What is Histamine?
To better understand histamine intolerance, we first need to recognize histamine and the role it plays in our bodies. Histamine exists all around us: from the foods we eat, to animals and plants, and in our own tissue. Most of the histamine in the human body is contained in mast cells, a type of white blood cell, which play roles in not only our allergy and anaphylactic systems, but also in protective bodily responses like wound healing. In an allergic response, histamine is released from the tissue mast cells into the bloodstream and causes allergic reaction symptoms such as inflammation.
Normally, the histamine you consume is broken down in your body through various degradation processes—but when your body can’t break down the histamine, it can result in a variety of unpleasant symptoms. The problem is called histaminosis, or histamine intolerance. Since histamine intolerance can result in a host of allergic reactions, it’s impossible to diagnose based on symptoms alone. Rather, if you experience the symptoms below but continue to test negative for allergies, histamine intolerance might be the answer you’ve been searching for. Symptoms of histamine intolerance vary widely, and are quite inconsistent. Many are what you’d relate to an allergic reaction: sneezing, runny nose, trouble breathing, swelling and irritation, to name a few. But the list doesn’t stop there — histamine intolerance could also manifest through flu-like or even food poisoning symptoms such as heartburn, digestive problems, nausea, or hot flashes. If you have a histamine intolerance, you may experience these symptoms chronically, or after eating certain foods.
Histamine in Foods
Many foods contain histamine, but some have more histamine than others. Eliminating foods with high levels of histamine can help manage and eradicate symptoms of histamine intolerance. It’s also helpful to keep a food journal of everything that you eat—that way, if symptoms arise, you can track them back to your diet and know what triggers you. Foods with a high level of histamine tend to be processed, preserved, or pickled. Things that are fermented, like alcohol or kimchi, are especially high in histamine, as well as foods that are “matured,” like cheese and cured meats. On the other hand, foods low in histamine are fresh and haven’t been processed: fresh meats, fruits, vegetables, and pasteurized milk products tend to be low in histamine (1).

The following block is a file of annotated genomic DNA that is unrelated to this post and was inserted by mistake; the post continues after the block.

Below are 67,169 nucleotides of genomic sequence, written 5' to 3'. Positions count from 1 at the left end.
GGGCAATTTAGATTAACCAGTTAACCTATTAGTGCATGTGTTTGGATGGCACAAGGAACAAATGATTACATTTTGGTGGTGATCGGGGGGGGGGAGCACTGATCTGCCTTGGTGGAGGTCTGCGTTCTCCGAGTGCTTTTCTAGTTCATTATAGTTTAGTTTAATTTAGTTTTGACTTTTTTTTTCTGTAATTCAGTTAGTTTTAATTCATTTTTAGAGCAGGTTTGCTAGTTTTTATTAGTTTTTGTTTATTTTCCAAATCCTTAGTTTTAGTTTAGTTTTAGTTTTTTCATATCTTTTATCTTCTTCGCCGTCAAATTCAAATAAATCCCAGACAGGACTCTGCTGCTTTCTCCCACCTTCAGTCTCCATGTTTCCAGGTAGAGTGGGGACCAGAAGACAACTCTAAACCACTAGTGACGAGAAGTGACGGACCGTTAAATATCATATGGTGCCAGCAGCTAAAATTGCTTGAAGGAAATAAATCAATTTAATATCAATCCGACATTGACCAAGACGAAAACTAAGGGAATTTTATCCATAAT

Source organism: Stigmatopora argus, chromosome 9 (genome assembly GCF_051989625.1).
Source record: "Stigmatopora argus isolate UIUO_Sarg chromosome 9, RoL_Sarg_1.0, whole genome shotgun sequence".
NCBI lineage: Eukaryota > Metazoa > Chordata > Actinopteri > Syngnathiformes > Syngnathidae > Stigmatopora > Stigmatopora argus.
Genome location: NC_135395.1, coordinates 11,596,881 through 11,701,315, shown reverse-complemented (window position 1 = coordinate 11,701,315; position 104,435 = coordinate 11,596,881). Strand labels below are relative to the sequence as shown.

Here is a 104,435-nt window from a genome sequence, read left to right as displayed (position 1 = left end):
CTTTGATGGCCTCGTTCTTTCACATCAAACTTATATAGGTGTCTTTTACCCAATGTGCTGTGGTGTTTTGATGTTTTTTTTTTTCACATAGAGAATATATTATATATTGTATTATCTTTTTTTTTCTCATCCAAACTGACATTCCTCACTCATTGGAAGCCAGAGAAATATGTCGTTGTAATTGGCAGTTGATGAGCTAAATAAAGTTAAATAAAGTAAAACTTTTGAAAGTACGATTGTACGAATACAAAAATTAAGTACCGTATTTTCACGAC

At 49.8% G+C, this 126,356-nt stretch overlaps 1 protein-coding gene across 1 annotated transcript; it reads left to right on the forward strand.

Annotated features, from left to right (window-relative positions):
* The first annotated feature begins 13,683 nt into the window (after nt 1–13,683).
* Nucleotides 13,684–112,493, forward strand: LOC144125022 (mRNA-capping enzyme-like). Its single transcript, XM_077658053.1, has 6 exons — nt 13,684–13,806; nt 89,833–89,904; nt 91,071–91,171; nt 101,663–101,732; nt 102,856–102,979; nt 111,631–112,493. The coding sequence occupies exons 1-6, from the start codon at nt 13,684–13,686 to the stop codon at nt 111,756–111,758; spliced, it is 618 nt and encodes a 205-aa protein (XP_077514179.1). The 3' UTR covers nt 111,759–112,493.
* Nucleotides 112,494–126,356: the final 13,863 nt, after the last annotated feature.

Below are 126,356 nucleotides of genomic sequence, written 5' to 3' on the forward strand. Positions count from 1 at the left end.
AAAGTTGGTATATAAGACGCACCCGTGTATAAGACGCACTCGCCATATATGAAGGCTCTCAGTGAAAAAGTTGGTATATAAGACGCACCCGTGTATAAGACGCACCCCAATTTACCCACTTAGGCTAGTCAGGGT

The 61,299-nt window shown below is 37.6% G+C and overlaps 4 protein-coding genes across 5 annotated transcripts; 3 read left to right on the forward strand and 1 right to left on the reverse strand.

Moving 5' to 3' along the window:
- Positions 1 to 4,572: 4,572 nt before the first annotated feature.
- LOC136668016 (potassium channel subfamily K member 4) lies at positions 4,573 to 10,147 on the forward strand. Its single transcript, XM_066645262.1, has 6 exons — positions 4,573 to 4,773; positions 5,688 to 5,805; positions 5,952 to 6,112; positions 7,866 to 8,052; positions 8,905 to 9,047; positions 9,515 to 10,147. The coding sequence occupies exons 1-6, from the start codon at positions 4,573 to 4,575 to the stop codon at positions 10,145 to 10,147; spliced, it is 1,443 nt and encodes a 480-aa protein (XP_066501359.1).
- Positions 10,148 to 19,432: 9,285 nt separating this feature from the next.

High Histamine Foods:
- Pickled or canned foods – sauerkrauts
- Matured cheeses
- Smoked meat products – salami, ham, sausages….
- Beans and pulses – chickpeas, soy beans, peanuts
- Nuts – walnuts, cashew nuts
- Chocolates and other cocoa based products
- Ready meals
- Salty snacks, sweets with preservatives and artificial colourings
Low Histamine Foods:
- Fresh meat (cooled, frozen or fresh)
- Freshly caught fish
- Chicken (skinned and fresh)
- Egg yolk
- Fresh fruits – with the exception of strawberries, most fresh fruits are considered to have a low histamine level (also see histamine liberators below)
- Fresh vegetables – with the exception of tomatoes
- Grains – rice noodles, yeast free rye bread, rice crisp bread, oats, puffed rice crackers, millet flour, pasta (spelt and corn based)
- Fresh pasteurised milk and milk products
- Milk substitutes – coconut milk, rice milk
- Cream cheese, butter (without the histamine generating rancidity)
- Most cooking oils – check suitability before use
- Most leafy herbs – check suitability before use
- Most non-citric fruit juices
- Some Herbal teas
Diagnosing Histamine Intolerance
Histamine intolerance, as previously noted, is difficult to diagnose. Some diagnoses happen through process of elimination, or differential diagnosis. In a differential diagnosis, a doctor would first test for allergies and possible food sensitivities such as Celiac disease. If a differential diagnosis does not uncover a certain allergy or sensitivity, then your doctor can begin to directly test for histamine intolerance. Because histamine intolerance is the result of a lack of specific enzymes in your body to metabolize histamine (diamine oxidase), your doctor can test your levels of histamine and diamine oxidase before and after a low-histamine food regimen.
Treating Histamine Intolerance
If you and your doctor have determined that you suffer from a histamine tolerance, have no fear! Histamine intolerance is not permanent, and there are a few simple steps you can take to minimize your symptoms and feel healthy again. The first step you can take is modifying your diet so as to reduce your histamine intake. Eat fresh foods wherever you can, and avoid anything processed, cured, pickled, or fermented. After that, ask your doctor what supplements he or she recommends for treatment: depending on individual factors, they may recommend certain vitamins, antihistamines, or even a diamine oxidase supplement. Navigating your path through and beyond histamine intolerance is not simple, but there are many resources and directives in place to demystify the condition and make it easy for you to live your life symptom-free.
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Elizabeth Tringali, PA-C
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